Apple's latest iMac features what Apple calls a "Fusion Drive," which combines a high-capacity hard disk with a high-speed solid state drive. Is it really the best of both worlds, and should you spring for it?
The choice between speed and capacity has defined our devices over the last few years. Devices like tablets have limited storage, 64GB at the most on iPads, an amount that seems paltry next to the terabytes that fit onto a single traditional hard drive for a PC. But that 64GB is flash memory, which is much faster.
As a result, things like streaming music and cloud storage have become very popular, since no one can carry around their whole media collection on their phone.
Apple's take on a well-known technology
On the PC side, for years many users have chosen to adopt SSDs as part of their desktop systems. Since PCs can have multiple drives, a fast SSD can be used for the operating system and other critical items, and lesser-used data like old photos can sit on the high-capacity spinning drive.
Some "hybrid" drives even combine the two types of storage. Instead of making the user deal with the hassle of multiple drives, partitions, and other technical issues, the drive itself deals with all the details and the only thing the user sees is an increase in speed.
Apple's Fusion Drive is an example of this hybrid storage, though unlike those other drives, on Apple's system the fast and slow portions of the drive are actually separate devices, meaning they can be updated or replaced individually, and also allowing the SSD piece to be of a much higher capacity. The 128GB SSD holds the OS itself, your most frequently used apps, and photos and video that are in constant use or might otherwise load slowly. And then there's enough room on the hard disk drive to stash all the rest of your data.
Fusion needs room to breathe
Will we see the Fusion Drive expand to other devices? When rumors first appeared of the new hybrid storage, it seemed likely it would be used in the then-forthcoming Retina MacBook Pro. But when those arrived, it was clear that Apple preferred the all-flash solution, like on the MacBook Air. Like on phones and tablets, streaming and cloud services (and external drives) would have to fill the gap.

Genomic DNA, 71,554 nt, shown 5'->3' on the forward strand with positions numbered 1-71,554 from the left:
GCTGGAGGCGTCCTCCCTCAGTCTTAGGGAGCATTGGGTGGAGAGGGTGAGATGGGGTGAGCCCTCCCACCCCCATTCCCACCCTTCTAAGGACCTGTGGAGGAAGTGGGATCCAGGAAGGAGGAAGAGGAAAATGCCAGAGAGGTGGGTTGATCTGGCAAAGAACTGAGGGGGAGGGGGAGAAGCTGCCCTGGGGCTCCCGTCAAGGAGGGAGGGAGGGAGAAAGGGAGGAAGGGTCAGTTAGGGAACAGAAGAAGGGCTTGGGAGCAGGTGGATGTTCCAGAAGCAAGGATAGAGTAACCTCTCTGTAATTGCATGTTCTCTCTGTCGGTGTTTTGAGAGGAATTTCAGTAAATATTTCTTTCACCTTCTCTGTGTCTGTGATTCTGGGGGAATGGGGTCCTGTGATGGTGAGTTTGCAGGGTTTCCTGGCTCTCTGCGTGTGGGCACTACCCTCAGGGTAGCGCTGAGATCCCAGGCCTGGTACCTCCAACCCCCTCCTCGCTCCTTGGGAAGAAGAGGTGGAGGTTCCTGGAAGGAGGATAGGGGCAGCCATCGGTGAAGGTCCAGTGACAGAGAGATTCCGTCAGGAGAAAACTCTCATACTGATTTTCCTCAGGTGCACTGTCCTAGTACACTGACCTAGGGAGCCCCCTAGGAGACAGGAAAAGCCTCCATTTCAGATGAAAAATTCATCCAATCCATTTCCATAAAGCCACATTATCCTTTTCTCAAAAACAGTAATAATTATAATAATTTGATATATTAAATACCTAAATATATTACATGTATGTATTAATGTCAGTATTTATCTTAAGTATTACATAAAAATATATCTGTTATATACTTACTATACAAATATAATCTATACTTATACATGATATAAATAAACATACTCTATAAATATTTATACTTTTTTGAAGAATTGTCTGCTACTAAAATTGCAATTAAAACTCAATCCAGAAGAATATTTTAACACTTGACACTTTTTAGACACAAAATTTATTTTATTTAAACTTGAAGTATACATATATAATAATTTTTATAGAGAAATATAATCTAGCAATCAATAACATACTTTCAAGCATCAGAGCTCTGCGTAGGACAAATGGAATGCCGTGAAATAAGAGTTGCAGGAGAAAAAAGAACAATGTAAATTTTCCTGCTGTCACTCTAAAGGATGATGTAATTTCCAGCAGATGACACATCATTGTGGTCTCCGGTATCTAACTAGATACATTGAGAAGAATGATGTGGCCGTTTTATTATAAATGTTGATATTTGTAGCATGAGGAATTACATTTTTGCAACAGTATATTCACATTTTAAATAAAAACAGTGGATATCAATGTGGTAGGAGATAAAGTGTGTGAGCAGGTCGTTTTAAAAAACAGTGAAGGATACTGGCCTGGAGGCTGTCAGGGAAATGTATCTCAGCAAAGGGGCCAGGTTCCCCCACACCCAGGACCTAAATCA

On the desktop it's another story: there's not as much need to worry about weight, heat, and other considerations that restrict the systems that can be put in a laptop. While the new iMac is certainly very thin, it still has far more space to work with, largely because it doesn't have a battery or built-in keyboard. Therefore, larger and more power-intensive systems like a hybrid drive can be included.
So we won't see the Fusion Drive on a MacBook or iPad any time soon, although it may appear as an option in more stationary products, like the Apple TV, Mac Mini, and Mac Pro. Even then, the continuing decline in price for flash memory combined with the increasing penetration of cloud services means the feature may be no longer be necessary in a few years.
Should you upgrade?
The big question is, of course, is it worth the upgrade, which will likely be several hundred dollars? (Apple hasn't yet revealed the price for individual upgrade options.) If you work with lots of large video files or high-megapixel photos, it very well might be worth it. As Apple points out, multi-gigabyte transfers and SD card dumps could be much faster.
But if your iMac is going to be mainly for Internet, email, and a few games, the difference probably won't be noticeable — a second or two here and there. If you've budgeted for it, use that money instead to upgrade the processor or get something helpful like a Time Capsule for backing up your data.
Devin Coldewey is a contributing writer for NBCNews Digital. His personal website is coldewey.cc.
First published October 23 2012, 1:05 PM